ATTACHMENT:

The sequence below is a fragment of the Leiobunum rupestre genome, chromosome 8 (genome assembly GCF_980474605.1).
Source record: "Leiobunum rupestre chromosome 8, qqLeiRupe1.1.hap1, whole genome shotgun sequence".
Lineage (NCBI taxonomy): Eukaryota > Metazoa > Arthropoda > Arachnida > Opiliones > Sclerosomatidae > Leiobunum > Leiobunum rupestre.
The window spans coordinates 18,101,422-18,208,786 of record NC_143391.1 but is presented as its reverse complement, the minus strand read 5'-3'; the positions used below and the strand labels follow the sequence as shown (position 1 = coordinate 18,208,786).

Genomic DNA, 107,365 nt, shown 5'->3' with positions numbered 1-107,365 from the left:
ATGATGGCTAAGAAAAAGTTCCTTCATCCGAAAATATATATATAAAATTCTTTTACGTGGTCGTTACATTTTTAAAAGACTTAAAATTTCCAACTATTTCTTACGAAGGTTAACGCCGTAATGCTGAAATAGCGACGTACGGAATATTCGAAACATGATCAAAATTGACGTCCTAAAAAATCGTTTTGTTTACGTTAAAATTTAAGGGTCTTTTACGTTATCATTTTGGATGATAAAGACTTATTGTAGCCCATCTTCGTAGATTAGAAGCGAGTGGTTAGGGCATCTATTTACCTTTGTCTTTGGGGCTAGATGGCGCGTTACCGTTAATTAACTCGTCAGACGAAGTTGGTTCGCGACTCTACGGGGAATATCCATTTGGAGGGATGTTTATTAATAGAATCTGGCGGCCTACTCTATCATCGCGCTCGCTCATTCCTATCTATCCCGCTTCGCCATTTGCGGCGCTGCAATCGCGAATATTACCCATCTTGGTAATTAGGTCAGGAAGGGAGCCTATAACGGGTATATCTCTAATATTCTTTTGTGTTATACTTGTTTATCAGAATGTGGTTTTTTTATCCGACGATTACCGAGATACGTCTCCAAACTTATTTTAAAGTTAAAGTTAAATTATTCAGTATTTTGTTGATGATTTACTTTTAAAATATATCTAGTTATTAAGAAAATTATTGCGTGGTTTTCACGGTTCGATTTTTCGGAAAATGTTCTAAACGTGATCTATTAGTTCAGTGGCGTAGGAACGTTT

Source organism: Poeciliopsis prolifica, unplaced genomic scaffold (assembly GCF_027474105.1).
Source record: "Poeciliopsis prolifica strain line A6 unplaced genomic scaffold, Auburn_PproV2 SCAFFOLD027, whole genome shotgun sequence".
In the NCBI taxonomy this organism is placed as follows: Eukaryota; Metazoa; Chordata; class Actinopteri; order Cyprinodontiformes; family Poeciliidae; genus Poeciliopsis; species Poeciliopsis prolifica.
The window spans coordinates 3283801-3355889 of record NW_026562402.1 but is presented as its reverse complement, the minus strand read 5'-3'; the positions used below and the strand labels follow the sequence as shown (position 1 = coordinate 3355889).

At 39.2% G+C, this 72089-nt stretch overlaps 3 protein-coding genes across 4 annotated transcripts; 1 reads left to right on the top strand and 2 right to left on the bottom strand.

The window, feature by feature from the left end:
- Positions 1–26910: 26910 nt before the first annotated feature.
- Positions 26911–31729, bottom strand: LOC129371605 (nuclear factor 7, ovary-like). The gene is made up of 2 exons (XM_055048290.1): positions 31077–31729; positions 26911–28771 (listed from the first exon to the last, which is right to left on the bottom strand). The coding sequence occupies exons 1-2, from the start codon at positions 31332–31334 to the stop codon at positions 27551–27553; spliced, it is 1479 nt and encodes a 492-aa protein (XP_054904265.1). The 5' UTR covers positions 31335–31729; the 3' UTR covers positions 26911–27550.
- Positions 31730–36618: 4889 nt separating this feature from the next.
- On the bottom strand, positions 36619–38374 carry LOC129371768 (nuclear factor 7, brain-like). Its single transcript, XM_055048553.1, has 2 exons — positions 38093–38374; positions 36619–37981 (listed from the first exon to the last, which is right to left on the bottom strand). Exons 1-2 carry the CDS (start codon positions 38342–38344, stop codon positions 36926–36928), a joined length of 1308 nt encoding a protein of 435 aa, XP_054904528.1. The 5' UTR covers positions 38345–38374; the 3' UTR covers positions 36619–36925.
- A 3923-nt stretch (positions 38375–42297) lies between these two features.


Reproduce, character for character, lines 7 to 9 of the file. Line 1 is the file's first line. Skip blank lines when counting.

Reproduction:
Source organism: Poeciliopsis prolifica, unplaced genomic scaffold (assembly GCF_027474105.1).
Source record: "Poeciliopsis prolifica strain line A6 unplaced genomic scaffold, Auburn_PproV2 SCAFFOLD027, whole genome shotgun sequence".
In the NCBI taxonomy this organism is placed as follows: Eukaryota; Metazoa; Chordata; class Actinopteri; order Cyprinodontiformes; family Poeciliidae; genus Poeciliopsis; species Poeciliopsis prolifica.